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  3. All I'm doing by NOT open carrying is avoiding a problem at work. You know, since I can't lock a firearm in my car before I head into the property. Believe me, I would pay good money to get a dedicated dog shooter. I would love to wipe out the humps.

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    1. You should look into getting one of those ultrasonic dog repellers James. They work surprisingly well, up to I believe 20'?

      I know that the one that we have works surprisingly well on our pesty, and very needy cat, "Obama Kitten".

      http://www.amazon.com/s/?ie=UTF8&keywords=ultrasonic+dog+repeller&tag=hydsma-20&index=aps&hvadid=33326200554&hvpos=1t2&hvexid=&hvnetw=g&hvrand=4187530121917772405&hvpone=&hvptwo=&hvqmt=e&hvdev=c&ref=pd_sl_8zvx9phw0p_e

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    2. I thank you for the idea. I was focused on deadly force, but this sounds much better ( with spray as back-up of course ). I'll check it out.

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  4. Ah yes....The pedal powered royal chariot. I don't recall how far you commute, 7 or 15 miles? What if for about an ongoing expense of $40 a month you could greatly reduce the dog problem, make better commute time, drag the wife to town on a whim and not get beat up the kids on the corner.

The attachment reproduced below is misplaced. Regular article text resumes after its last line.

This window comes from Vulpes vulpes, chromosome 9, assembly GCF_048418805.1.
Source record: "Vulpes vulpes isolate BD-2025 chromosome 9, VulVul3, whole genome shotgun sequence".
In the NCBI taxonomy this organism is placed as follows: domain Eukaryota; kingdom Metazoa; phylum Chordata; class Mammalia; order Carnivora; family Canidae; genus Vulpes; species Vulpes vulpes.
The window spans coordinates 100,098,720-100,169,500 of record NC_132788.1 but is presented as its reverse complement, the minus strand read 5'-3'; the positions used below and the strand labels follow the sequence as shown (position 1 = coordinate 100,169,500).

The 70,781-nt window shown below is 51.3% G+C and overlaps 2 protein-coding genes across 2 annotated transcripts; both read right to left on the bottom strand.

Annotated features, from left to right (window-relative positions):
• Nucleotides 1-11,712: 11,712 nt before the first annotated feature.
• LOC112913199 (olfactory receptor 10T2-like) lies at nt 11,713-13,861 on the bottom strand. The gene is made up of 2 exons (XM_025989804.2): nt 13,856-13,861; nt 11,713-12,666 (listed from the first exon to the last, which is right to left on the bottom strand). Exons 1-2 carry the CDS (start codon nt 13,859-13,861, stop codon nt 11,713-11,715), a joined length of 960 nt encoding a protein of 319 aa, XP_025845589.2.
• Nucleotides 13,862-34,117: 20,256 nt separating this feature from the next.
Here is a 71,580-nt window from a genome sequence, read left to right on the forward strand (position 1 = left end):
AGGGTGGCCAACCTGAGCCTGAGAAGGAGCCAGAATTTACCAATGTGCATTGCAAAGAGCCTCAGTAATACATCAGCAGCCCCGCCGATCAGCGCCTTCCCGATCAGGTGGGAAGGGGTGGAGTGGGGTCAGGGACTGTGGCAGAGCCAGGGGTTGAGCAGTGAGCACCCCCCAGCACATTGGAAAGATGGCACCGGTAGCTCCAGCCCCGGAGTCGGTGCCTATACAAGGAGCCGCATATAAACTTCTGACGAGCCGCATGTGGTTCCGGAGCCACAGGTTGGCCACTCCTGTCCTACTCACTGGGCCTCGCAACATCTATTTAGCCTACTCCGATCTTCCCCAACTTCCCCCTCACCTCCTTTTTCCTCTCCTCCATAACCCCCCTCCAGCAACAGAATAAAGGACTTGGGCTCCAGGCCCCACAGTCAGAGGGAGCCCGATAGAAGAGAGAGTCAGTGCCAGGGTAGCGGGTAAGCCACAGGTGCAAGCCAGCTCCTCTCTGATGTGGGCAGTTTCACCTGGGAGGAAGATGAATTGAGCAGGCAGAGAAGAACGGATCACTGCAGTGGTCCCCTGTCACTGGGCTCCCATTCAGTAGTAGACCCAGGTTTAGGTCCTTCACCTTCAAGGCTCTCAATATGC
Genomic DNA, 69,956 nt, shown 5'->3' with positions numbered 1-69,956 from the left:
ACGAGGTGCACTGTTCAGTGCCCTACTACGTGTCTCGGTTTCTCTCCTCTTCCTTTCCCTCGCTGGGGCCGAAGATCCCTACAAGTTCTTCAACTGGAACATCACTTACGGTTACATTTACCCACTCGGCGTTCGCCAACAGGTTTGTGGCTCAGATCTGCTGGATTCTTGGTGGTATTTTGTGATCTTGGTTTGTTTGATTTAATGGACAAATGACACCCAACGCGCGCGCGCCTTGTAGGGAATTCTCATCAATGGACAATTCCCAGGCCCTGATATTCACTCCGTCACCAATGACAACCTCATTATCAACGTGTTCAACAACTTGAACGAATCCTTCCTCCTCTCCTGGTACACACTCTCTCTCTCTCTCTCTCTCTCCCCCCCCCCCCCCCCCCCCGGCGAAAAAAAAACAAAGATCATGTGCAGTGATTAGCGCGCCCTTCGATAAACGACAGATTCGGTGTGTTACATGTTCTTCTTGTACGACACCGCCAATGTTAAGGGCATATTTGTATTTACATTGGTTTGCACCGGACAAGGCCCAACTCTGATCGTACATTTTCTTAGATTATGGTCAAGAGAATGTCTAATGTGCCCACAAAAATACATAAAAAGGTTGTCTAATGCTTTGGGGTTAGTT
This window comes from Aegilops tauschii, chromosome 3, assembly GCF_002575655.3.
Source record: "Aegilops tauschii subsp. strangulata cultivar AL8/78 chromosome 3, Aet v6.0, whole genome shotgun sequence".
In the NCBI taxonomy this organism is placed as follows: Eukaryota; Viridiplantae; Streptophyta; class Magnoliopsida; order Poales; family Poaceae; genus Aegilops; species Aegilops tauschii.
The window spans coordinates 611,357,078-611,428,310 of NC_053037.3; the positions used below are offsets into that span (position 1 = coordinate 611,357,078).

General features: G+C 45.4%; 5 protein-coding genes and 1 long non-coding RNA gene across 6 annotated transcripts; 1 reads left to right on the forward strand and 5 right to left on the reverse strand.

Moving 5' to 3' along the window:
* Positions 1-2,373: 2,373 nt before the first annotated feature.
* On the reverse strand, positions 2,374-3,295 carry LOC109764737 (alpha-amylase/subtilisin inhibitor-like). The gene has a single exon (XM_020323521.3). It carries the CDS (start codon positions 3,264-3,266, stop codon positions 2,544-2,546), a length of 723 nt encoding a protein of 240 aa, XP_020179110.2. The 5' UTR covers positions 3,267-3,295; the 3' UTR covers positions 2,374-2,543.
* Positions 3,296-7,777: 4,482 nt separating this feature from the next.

Yes I'm talking a cheap motorcycle. I realize Lord Bison is not of the mindset but perhaps this will give a minion something to consider.....

    I priced insurance for a bike and it ranged between $10 and $20 a month. $20 was for high speed crotch rockets and $10 for midrange cruisers. Depending on the bike you can push 70 to 80 mpg. On a shorter commute like yours it would be lower due to warm up time ect. Used street legal dirt bikes and small 250-500 cc bikes can be found used for a grand or two. The initial investment is your main expense.

    I have a pretty good paying job but my commute is almost 80 milesround trip. Not bicycle ready. With the right bike I could make it on about a gallon of gas. You could commute for about 6 gallons a month. I like where I live and do not want to be closer. The Gulf of Mexico is 20 plus miles south of me so the masses will have to go east, west, or north to me. Like I said, Im close enough.

    If your not close enough for a bicycle to be practical, consider a small motorcycle. Even post event if you hade a few gallons in reserve it could come in handy or if gas goes to $10 a gallon , you could still afford to work. Dont wait though. Gas goes up and bikes are scarce.

    OK, that is my rant on motorcycles.